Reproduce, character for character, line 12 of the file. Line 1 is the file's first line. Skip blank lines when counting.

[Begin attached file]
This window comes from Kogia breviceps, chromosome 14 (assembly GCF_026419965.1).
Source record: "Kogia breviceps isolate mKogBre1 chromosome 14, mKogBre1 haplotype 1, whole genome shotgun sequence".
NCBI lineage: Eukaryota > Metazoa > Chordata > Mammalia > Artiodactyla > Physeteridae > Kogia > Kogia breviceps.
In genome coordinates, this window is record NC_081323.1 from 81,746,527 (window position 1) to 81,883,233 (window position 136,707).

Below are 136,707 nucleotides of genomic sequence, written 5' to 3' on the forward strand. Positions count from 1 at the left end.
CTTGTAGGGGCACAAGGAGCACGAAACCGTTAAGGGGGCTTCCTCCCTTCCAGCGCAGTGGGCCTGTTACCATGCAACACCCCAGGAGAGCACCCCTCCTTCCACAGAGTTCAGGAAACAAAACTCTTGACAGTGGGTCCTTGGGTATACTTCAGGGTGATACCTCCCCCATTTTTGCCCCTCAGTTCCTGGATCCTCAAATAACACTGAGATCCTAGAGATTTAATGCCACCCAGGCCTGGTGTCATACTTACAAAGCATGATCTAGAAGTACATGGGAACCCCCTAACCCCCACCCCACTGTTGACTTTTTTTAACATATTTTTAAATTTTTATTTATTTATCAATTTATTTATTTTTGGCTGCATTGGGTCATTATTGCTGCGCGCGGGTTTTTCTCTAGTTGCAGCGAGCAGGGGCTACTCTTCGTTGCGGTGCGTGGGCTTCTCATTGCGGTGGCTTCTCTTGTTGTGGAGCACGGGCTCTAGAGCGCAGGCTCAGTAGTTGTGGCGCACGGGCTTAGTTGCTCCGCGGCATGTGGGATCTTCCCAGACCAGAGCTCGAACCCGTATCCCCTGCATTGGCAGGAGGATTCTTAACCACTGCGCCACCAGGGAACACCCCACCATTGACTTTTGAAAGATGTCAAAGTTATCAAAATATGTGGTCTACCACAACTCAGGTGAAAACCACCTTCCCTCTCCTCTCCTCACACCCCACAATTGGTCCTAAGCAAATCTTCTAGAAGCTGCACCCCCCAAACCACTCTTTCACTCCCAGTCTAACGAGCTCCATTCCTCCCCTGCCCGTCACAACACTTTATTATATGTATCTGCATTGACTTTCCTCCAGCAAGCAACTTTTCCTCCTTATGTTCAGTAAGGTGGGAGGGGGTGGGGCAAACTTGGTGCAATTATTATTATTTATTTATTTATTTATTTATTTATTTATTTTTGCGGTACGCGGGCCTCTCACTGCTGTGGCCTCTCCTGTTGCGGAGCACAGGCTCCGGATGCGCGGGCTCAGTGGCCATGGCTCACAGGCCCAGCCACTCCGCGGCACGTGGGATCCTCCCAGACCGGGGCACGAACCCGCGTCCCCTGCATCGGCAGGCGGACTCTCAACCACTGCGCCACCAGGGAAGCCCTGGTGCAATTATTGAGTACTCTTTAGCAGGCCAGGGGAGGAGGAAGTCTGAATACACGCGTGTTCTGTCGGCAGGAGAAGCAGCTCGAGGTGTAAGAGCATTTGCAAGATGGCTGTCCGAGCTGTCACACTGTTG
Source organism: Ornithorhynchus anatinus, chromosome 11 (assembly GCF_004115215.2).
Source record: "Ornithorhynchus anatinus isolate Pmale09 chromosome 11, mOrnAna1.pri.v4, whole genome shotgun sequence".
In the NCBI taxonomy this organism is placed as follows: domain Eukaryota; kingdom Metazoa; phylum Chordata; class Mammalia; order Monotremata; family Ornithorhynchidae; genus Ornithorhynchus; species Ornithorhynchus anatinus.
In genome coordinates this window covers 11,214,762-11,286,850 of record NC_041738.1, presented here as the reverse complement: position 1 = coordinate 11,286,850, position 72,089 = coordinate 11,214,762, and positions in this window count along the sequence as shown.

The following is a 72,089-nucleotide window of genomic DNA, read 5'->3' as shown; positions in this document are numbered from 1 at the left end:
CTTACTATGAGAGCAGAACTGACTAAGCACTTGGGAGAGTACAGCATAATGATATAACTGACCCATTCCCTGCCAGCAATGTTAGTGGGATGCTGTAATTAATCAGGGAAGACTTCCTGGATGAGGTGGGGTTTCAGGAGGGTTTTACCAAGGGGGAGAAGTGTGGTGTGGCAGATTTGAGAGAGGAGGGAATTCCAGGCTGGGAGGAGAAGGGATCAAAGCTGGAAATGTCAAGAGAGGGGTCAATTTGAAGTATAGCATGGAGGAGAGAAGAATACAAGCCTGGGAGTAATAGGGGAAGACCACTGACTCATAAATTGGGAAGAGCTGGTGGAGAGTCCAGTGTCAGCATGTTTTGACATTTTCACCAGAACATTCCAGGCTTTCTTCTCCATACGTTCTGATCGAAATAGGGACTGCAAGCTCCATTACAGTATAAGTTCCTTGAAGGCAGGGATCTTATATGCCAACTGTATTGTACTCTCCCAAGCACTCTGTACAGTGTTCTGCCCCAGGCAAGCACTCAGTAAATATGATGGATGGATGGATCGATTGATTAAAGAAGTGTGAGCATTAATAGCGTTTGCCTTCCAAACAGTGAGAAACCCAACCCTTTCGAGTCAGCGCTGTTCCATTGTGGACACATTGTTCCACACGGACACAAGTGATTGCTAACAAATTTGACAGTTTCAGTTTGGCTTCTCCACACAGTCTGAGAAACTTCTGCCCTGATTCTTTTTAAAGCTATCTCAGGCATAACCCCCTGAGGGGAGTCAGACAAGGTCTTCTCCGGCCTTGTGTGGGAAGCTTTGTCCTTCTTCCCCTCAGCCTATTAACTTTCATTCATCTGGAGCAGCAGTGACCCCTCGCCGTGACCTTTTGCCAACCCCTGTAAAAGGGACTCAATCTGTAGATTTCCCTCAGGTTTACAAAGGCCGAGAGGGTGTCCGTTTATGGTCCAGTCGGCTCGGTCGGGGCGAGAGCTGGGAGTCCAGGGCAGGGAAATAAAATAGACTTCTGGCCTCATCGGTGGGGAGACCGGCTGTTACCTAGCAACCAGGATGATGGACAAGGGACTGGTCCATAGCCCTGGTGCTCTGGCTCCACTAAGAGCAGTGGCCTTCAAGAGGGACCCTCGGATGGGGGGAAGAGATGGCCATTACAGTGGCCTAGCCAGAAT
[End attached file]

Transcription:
CTTACTATGAGAGCAGAACTGACTAAGCACTTGGGAGAGTACAGCATAATGATATAACTGACCCATTCCCTGCCAGCAATGTTAGTGGGATGCTGTAATTAATCAGGGAAGACTTCCTGGATGAGGTGGGGTTTCAGGAGGGTTTTACCAAGGGGGAGAAGTGTGGTGTGGCAGATTTGAGAGAGGAGGGAATTCCAGGCTGGGAGGAGAAGGGATCAAAGCTGGAAATGTCAAGAGAGGGGTCAATTTGAAGTATAGCATGGAGGAGAGAAGAATACAAGCCTGGGAGTAATAGGGGAAGACCACTGACTCATAAATTGGGAAGAGCTGGTGGAGAGTCCAGTGTCAGCATGTTTTGACATTTTCACCAGAACATTCCAGGCTTTCTTCTCCATACGTTCTGATCGAAATAGGGACTGCAAGCTCCATTACAGTATAAGTTCCTTGAAGGCAGGGATCTTATATGCCAACTGTATTGTACTCTCCCAAGCACTCTGTACAGTGTTCTGCCCCAGGCAAGCACTCAGTAAATATGATGGATGGATGGATCGATTGATTAAAGAAGTGTGAGCATTAATAGCGTTTGCCTTCCAAACAGTGAGAAACCCAACCCTTTCGAGTCAGCGCTGTTCCATTGTGGACACATTGTTCCACACGGACACAAGTGATTGCTAACAAATTTGACAGTTTCAGTTTGGCTTCTCCACACAGTCTGAGAAACTTCTGCCCTGATTCTTTTTAAAGCTATCTCAGGCATAACCCCCTGAGGGGAGTCAGACAAGGTCTTCTCCGGCCTTGTGTGGGAAGCTTTGTCCTTCTTCCCCTCAGCCTATTAACTTTCATTCATCTGGAGCAGCAGTGACCCCTCGCCGTGACCTTTTGCCAACCCCTGTAAAAGGGACTCAATCTGTAGATTTCCCTCAGGTTTACAAAGGCCGAGAGGGTGTCCGTTTATGGTCCAGTCGGCTCGGTCGGGGCGAGAGCTGGGAGTCCAGGGCAGGGAAATAAAATAGACTTCTGGCCTCATCGGTGGGGAGACCGGCTGTTACCTAGCAACCAGGATGATGGACAAGGGACTGGTCCATAGCCCTGGTGCTCTGGCTCCACTAAGAGCAGTGGCCTTCAAGAGGGACCCTCGGATGGGGGGAAGAGATGGCCATTACAGTGGCCTAGCCAGAAT